WHEN the children in a ­Scottish school were asked to write down their thoughts on hearing the word Muslim, their responses were illuminating.

Among them were “terrorist”, “9/11”, “scary” and “curry”.

Collecting the answers, Safa Yousef reads them out to the class and says her mother would approve of the curry reference.

Over two years, the project run by Amina, a Muslim women’s resource centre, has visited 100 classrooms to demystify Islam.

These children are in the second year at Castle milk High in Glasgow.

Their answers are typical of all the schools visited by project officer Safa and Samina Ansari, the charity’s development officer.

The women are both wearing the traditional hijab.

Safa tells the children the 9/11 terrorists hijacked her religion.

She said: “What they did was nothing to do with Islam. There are dafties in every religion.”

The children laugh when they hear this Muslim woman trot out “dafties” in her Glasgow accent.

She said: “When the children hear us talk to them in a down-to-earth way, they appreciate that we are just like they are.

“We want them to see that we are assertive women with jobs. They see the human side to Islam.

“Even just our presence in the classroom, talking with a Scottish accent, has a positive impact.”

The idea for the project came after a Dundee school contacted Amina, concerned that their pupils had a racist view of Islam.

Safa tells the kids that when she first decided to wear the hijab, her father was concerned.

She said: “A lot of you will think that I wear this because I am oppressed. That couldn’t be further from the truth. It was my choice.”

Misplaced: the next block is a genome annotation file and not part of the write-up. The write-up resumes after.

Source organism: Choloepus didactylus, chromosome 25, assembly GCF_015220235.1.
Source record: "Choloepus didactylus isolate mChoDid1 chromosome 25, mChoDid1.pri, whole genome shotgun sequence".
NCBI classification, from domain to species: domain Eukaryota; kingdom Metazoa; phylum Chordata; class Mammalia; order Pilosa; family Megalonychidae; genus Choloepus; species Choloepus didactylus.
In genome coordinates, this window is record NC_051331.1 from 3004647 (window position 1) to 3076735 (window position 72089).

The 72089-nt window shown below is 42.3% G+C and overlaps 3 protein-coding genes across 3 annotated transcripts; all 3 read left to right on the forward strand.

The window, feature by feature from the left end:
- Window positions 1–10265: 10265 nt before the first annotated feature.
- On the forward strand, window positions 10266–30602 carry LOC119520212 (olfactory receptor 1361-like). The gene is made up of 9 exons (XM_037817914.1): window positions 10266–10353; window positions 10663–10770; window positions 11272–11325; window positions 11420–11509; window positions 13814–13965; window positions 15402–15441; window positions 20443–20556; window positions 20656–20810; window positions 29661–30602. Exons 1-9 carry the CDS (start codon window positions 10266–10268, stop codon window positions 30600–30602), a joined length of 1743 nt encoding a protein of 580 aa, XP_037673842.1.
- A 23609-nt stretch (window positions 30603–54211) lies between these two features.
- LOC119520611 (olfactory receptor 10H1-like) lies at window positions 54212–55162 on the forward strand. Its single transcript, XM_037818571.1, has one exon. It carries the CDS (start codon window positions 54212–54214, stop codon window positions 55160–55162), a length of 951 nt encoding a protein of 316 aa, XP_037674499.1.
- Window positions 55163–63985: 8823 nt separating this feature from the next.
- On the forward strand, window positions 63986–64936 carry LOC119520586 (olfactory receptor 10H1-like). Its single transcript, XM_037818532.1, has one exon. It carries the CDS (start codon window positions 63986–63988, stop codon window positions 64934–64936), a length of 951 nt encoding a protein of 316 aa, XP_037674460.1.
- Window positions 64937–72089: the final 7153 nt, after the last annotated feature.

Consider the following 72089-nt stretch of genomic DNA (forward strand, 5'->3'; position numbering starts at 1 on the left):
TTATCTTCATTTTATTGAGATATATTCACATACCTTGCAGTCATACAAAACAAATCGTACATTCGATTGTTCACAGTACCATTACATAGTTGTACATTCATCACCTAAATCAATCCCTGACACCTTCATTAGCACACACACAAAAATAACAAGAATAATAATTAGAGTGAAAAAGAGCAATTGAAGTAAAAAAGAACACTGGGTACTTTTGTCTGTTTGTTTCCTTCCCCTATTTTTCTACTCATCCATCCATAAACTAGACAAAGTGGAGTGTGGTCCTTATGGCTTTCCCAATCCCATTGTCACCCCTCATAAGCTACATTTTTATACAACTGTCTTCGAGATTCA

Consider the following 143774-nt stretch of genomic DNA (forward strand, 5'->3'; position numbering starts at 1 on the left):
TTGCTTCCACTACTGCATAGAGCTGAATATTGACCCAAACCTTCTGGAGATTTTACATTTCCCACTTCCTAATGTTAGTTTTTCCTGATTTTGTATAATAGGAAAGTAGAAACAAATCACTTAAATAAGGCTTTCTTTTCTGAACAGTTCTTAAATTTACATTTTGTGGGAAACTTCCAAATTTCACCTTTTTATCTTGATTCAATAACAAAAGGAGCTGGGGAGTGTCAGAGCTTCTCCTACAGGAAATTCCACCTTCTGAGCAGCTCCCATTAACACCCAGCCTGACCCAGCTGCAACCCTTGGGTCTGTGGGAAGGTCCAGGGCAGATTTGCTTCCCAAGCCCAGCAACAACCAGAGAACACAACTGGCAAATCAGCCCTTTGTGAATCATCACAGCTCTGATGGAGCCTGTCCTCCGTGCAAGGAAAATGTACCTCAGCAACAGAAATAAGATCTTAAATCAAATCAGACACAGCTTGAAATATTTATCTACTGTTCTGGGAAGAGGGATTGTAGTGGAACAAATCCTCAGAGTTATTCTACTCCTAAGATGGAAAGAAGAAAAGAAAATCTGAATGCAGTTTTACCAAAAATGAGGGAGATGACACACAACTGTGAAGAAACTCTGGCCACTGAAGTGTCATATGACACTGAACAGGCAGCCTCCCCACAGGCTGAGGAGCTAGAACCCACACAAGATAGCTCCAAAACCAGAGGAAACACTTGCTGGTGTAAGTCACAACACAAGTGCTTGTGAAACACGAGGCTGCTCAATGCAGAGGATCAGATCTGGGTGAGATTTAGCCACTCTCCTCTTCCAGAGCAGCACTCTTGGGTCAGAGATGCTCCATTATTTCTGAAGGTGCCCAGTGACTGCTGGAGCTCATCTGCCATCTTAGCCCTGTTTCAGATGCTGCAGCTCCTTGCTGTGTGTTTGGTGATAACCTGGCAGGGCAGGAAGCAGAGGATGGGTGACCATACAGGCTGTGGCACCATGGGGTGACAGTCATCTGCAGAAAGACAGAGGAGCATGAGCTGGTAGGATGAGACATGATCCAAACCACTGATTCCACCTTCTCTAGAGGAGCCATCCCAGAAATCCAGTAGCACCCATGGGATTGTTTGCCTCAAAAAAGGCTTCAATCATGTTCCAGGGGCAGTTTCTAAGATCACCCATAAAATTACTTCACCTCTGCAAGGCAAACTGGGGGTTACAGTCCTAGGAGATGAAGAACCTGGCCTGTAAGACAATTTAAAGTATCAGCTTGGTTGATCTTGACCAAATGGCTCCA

The children are given photos of women in headscarves, including the Queen and Mother Theresa.

They are asked to put them in two piles – Muslim women and other religions. Broadcaster Lauren Booth, who converted to Islam, is placed in the pile of Muslims and it comes as a shock to the children that the white woman is a convert.

Safa, 24, said: “A lot of them don’t realise they have probably mixed with Muslims, that they come in all nationalities and cover all races.”

They ask the class to tell them the five pillars of Islam.

The children can name each one, even using Arabic terms.

They know the academic side but what the women are trying to do is put a face to the religion.

Safa said: “I tell them how I pray. They may know the textbook answer but there is a difference.

“I tell them I might do it when I am out shopping, that it is my conversation with God.

“It brings me back down, boosts my energy and positivity.”

The children are shocked to hear the women spend less time praying than the pupils do on Facebook.

The children are fascinated and, long after the bell has gone, they are bombarding the women with questions. Many ask what they have been called in the street.

Samina says thugs rounded on her when she was in her car.

They ask the children what proportion of the Scottish population is Muslim and the answers range from 35 per cent to 75 per cent.

They are shocked it is a tiny 1.4 per cent minority.

Safa said: “We want to build bridges to make children see we are not that different.”

At the end, the children seem reluctant to leave.

Robyn, 12, said the women had opened her eyes.

Gemma, 13, said: “You shouldn’t judge anyone because of what religion they follow.”

Iftikhar Ahmad29.11.2013 | 17:30 Uhr